To Market, To Market . . .
With the first steps of settling in to our new nation behind us (vehicle, housing, beginning of residency paperwork), our focus turns to the pressing task at hand: language and cultural acquisition. We began our language classwork this week, although our true language learning routine should start to formalize next week. Our cultural acquisition work begins in earnest next week (beyond the culture that we've been soaking up like sponges during the past month since being dropped into the deep end). We received a taste of that process today, with our first trip to the market.
This wasn't a trip to just any market, either, but rather a first initiation into the famous (in Paraguay, at least) "Mercado Cuatro." It's a veritable rabbits' warren of stalls, with walkways covered by a funky mixture of tarps, scraps of tin, scavenged wood, and pretty much anything at hand. The market feels loosely organized by product, with purveyors of the finest black market Nike knockoffs shoulder to shoulder with their shoe-selling brethren, all in a row. The next turn might take you to toiletry items: stall after stall of them. Each new corner leads to a new row of stalls, with everything from shoes to clothing to produce to live animals to watches. Everything has a price, and every price is negotiable. As it's almost impossible to describe with words, I've included quite a few pictures. Enjoy a quick taste of Mercado Cuatro here in Asuncion!
The outside walls of the market face the street. Even without the warren of stalls hidden behind the outside walls it would be quite an experience!
We followed our fearless leader (Tom Stout, our director) as he located a gap in the wall of stalls and plunged in!
Stalls selling beauty, health, and sundry items surprised us. The prices were as cheap as you'd expect, although I have my doubts about the quality control.
The clothing and shoe stalls filled quite a long stretch of the market. The variety impressed us, but given the sheer quantity of high-end name brands I would expect a fairly large percentage of black market or copycat items.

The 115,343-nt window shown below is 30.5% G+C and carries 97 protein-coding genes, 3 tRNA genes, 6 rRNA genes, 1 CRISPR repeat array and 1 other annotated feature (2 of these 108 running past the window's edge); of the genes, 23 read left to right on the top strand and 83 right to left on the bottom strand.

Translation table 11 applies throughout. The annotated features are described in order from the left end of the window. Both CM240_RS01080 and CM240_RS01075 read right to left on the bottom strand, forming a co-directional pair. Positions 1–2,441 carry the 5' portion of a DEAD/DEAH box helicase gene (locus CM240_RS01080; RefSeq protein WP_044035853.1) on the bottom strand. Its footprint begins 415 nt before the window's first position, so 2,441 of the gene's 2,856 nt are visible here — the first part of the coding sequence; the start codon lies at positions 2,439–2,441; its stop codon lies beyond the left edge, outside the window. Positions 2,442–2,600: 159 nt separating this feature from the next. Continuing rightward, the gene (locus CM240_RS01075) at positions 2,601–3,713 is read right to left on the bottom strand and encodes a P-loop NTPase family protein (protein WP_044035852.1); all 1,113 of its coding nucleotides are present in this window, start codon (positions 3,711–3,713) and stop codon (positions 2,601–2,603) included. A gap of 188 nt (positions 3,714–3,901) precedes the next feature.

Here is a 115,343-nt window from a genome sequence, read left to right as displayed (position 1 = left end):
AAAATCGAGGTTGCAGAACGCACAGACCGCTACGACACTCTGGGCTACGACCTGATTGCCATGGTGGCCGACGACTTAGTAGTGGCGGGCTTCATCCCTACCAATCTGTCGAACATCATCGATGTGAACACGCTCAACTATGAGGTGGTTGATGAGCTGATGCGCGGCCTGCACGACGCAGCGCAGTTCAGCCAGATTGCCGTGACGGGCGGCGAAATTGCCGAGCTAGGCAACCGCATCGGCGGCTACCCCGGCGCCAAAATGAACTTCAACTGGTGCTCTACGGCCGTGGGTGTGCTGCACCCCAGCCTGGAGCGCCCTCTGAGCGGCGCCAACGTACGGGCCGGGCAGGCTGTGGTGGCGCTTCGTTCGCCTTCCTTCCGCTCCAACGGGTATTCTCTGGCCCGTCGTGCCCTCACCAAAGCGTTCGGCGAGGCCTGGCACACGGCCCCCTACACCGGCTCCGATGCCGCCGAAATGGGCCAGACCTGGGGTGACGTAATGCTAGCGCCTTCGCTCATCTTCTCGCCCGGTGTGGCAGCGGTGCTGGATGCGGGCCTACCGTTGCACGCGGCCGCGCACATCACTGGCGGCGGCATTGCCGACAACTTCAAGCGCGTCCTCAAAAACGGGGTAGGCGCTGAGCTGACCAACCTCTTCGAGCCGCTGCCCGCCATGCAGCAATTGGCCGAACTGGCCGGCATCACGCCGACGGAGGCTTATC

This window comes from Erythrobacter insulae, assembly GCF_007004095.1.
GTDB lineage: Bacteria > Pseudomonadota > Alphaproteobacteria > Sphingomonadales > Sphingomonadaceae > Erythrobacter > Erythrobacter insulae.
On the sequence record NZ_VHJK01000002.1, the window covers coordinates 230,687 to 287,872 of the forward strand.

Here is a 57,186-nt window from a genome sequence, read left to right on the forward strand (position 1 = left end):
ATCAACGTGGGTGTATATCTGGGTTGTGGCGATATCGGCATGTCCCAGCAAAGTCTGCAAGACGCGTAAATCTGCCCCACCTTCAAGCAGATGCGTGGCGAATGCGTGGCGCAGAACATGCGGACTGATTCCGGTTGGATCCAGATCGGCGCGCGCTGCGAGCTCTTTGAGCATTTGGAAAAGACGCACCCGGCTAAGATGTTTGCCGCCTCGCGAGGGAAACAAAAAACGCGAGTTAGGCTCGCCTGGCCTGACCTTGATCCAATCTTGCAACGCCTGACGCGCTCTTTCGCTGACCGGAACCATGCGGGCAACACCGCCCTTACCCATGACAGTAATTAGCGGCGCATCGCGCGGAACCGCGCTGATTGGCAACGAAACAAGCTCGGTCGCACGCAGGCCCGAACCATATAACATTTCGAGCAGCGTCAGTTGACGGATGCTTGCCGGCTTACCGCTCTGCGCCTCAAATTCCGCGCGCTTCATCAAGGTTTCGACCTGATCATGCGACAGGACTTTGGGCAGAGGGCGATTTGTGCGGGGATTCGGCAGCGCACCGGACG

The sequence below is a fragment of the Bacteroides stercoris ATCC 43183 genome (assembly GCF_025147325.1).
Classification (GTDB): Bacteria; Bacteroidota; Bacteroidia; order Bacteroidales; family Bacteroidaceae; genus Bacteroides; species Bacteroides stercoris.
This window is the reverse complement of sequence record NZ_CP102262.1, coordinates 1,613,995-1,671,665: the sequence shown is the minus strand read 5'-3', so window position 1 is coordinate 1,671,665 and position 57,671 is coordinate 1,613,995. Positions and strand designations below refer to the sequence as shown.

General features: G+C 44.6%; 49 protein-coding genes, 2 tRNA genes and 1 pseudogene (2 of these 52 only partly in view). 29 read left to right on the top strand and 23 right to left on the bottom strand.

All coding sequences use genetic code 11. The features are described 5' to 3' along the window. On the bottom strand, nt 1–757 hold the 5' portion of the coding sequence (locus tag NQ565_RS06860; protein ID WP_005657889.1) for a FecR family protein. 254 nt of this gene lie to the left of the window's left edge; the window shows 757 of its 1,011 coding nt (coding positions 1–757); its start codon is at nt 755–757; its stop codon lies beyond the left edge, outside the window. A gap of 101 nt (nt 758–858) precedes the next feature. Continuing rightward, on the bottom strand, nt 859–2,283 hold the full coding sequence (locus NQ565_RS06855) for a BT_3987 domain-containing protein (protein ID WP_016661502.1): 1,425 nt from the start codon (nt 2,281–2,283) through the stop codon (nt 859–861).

The dairy/cheese sellers welcomed us to the food portion of the market. The cheese and meat sellers anchored the outer edges of the food market, with produce located in the center. It smelled perhaps a bit more like a dairy barn than expected, but only in spots.
If it once moved, you could likely find it on a hook and ready for sale in the meat market. The selection of chorizo (sausage) impressed me, and would be worth a try on a return trip. As for the meat . . . who needs refrigeration, anyway!
The produce selection was truly spectacular! The vegetables were large, healthy looking and everywhere to be had for extraordinarily reasonable prices. Fruit also made an appearance, but I expect it to ramp up as winter comes to a close and the summer months approach.
Sam's Club has nothing on this guy when it comes to wholesaling dry goods! The prices were by the kilo (I believe), and the exchange rate is roughly 5,500 Guaranies to $1.00 USD, making this dried rice less than $1/2.2 pounds. If my memory serves me, you could also purchase bulk dog food from this particular gentleman (which struck me as a real opportunity to learn some Spanish the hard way).
What self-respecting market doesn't sell a couple of chickens (and rats, and parakeets, and monkeys, and . . .)
The overall meat, cheese and produce market eventually gave way to more open sky as we popped out from the maze of stalls. This open air fruit market was a breath of fresh air (both literally and figuratively), and impressed me given the off season timing of our visit.
Finally, just before we made our way back to daylight, our director spotted this kind man grilling his hand-made chorizo and pork loins. We pulled up a stool at his counter and sampled one of the sausages. No surprise that they tasted amazing! As is tradition here, he served them to us with a side of cooked mandioca (cassava root), which I have come to really love alongside cooked beef.
All in all, this trip reinforced two lessons learned thus far: (a) we are certainly not in Kansas anymore, Dorothy, and (b) the people of Paraguay continuously bowl me over with their patience, grace, kindness, generosity of spirit, and hard-working drive. What a blessing to be called to ministry among such a people as this!
Until next time . . .